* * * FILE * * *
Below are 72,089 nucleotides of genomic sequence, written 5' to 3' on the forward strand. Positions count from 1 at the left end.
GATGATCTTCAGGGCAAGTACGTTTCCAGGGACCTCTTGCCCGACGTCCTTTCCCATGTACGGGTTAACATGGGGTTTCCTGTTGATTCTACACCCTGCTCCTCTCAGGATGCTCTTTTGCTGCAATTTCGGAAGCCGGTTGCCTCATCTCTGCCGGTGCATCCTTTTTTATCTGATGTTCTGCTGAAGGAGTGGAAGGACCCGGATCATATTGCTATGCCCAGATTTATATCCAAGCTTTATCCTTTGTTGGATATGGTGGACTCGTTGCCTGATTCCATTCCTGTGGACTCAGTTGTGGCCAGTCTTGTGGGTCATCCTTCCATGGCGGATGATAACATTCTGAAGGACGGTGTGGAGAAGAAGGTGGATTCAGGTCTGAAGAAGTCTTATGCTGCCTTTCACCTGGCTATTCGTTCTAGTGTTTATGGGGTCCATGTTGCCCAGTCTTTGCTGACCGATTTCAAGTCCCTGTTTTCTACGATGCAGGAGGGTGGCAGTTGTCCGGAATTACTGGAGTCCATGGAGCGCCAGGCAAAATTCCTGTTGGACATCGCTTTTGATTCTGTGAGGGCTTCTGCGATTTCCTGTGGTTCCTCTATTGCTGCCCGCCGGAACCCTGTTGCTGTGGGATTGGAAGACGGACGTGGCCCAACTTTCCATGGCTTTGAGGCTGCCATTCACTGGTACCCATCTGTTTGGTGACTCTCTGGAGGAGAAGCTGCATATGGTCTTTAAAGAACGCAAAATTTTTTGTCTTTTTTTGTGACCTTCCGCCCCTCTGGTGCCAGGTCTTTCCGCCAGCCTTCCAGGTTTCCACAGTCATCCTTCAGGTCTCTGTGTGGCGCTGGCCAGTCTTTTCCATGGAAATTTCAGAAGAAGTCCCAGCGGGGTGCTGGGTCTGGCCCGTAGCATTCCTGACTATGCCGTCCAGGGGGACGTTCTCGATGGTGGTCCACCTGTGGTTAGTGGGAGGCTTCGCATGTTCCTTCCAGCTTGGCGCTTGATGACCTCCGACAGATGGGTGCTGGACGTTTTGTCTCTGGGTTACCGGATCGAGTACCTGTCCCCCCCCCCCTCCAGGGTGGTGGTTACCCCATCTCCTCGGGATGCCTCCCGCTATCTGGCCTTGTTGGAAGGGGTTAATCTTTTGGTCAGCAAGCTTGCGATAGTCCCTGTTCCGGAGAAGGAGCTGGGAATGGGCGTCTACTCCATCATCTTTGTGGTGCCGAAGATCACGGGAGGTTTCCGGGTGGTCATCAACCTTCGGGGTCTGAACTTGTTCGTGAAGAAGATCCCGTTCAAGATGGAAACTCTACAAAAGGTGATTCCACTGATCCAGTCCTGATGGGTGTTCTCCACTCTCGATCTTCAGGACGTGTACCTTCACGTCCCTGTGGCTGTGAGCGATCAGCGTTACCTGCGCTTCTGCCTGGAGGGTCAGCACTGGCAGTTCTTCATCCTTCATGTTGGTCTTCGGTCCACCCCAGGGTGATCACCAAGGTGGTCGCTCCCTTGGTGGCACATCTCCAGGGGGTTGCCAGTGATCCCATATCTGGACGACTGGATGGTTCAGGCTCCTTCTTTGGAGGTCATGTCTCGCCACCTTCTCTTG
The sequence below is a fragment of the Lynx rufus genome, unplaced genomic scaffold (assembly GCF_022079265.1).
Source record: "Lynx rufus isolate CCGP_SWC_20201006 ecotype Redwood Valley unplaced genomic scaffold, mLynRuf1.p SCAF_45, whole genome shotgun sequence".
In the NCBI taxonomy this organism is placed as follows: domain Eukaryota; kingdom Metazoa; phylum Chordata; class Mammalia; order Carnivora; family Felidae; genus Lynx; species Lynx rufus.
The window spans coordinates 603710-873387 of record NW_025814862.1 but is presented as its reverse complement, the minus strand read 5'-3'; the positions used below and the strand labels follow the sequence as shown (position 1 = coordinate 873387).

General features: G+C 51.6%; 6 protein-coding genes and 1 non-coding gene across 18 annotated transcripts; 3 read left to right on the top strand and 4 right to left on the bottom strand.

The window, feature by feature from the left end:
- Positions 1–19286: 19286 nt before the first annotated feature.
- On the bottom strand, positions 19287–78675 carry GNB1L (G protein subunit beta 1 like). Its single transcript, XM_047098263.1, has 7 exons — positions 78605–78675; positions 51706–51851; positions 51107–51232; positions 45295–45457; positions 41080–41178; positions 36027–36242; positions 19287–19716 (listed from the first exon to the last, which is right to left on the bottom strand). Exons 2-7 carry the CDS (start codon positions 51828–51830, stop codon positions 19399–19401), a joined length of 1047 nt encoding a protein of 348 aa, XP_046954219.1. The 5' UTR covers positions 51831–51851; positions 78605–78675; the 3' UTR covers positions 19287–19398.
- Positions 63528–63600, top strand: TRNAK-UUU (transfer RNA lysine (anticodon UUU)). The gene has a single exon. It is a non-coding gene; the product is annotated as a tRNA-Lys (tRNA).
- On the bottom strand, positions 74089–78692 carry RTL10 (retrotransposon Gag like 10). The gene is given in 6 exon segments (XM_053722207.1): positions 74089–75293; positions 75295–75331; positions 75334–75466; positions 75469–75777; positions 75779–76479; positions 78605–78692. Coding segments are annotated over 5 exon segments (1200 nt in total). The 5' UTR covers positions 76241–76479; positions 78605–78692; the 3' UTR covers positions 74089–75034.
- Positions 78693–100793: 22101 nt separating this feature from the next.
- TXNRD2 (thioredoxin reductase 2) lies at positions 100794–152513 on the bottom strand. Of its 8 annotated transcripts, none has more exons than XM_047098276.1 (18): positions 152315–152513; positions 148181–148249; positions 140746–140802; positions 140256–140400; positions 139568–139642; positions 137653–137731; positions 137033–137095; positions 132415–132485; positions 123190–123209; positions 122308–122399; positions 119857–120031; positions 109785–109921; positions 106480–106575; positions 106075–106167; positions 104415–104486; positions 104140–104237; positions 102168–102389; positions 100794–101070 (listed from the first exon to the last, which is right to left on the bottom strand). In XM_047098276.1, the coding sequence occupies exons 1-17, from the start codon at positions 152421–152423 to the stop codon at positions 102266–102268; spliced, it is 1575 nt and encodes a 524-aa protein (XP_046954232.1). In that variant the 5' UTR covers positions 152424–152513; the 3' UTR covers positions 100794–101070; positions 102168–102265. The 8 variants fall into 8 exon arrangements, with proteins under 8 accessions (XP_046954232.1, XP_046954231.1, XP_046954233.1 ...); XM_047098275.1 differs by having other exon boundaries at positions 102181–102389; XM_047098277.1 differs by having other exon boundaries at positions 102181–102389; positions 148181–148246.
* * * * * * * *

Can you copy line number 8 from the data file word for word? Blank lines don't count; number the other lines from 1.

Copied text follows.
The window, feature by feature from the left end: